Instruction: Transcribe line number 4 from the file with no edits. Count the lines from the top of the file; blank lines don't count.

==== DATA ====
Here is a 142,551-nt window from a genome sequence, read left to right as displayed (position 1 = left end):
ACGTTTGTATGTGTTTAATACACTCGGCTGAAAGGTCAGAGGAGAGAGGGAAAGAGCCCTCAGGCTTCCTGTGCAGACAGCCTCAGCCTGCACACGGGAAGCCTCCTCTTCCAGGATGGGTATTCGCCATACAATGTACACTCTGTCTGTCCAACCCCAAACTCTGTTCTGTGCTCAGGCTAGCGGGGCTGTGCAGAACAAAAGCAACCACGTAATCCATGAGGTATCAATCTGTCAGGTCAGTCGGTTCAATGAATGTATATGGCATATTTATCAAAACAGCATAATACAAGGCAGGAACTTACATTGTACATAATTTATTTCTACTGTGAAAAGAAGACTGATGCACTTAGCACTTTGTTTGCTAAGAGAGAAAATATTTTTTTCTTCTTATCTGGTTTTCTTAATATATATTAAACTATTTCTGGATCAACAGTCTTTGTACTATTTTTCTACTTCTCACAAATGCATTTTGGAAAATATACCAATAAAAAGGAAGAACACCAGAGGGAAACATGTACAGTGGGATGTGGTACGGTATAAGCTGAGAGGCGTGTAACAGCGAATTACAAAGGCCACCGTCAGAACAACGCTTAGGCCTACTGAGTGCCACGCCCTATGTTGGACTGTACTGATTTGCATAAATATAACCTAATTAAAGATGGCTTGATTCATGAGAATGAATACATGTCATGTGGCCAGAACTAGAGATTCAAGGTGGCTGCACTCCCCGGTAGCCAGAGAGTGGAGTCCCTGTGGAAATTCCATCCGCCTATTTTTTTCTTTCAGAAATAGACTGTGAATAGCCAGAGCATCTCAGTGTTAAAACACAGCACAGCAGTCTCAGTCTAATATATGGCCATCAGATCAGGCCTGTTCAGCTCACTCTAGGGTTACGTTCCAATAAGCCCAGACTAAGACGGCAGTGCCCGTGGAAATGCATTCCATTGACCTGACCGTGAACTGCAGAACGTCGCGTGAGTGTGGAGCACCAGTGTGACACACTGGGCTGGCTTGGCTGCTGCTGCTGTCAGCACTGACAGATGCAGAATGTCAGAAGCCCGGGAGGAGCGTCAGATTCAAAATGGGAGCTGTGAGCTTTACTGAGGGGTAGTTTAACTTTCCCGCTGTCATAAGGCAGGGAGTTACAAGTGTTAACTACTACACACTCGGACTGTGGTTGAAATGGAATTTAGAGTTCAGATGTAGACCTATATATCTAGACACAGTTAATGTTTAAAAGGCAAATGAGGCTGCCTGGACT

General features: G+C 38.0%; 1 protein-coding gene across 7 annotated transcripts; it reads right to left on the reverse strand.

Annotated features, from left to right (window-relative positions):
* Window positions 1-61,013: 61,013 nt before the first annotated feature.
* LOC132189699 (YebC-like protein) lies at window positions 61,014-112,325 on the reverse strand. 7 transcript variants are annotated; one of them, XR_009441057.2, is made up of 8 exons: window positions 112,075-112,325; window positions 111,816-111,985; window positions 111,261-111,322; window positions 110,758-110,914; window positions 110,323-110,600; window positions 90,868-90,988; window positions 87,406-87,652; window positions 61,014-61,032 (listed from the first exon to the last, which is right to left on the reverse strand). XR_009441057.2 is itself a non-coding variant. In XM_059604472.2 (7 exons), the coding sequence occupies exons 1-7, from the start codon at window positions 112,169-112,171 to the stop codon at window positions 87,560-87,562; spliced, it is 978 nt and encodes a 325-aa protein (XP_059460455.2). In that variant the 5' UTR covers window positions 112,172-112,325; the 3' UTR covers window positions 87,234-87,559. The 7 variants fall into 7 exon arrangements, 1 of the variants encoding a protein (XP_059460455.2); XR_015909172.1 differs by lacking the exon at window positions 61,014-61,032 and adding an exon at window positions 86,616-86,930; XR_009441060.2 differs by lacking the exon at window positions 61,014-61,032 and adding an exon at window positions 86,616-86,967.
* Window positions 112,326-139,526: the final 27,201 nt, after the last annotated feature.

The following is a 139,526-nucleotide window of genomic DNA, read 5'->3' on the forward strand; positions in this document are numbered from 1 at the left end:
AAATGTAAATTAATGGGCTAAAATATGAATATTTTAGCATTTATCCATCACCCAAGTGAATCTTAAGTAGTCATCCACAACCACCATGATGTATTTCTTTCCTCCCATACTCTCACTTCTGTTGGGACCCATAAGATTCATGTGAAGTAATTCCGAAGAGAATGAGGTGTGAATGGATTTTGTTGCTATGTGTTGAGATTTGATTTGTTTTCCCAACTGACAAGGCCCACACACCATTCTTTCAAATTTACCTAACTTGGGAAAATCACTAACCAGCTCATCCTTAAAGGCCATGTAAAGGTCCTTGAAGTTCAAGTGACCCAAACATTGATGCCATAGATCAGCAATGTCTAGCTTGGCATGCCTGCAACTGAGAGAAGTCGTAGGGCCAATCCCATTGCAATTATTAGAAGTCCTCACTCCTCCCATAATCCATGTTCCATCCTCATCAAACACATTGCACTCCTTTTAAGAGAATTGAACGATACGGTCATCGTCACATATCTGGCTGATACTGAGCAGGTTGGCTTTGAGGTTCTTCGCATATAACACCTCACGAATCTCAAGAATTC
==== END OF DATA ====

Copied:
Annotated features, from left to right (window-relative positions):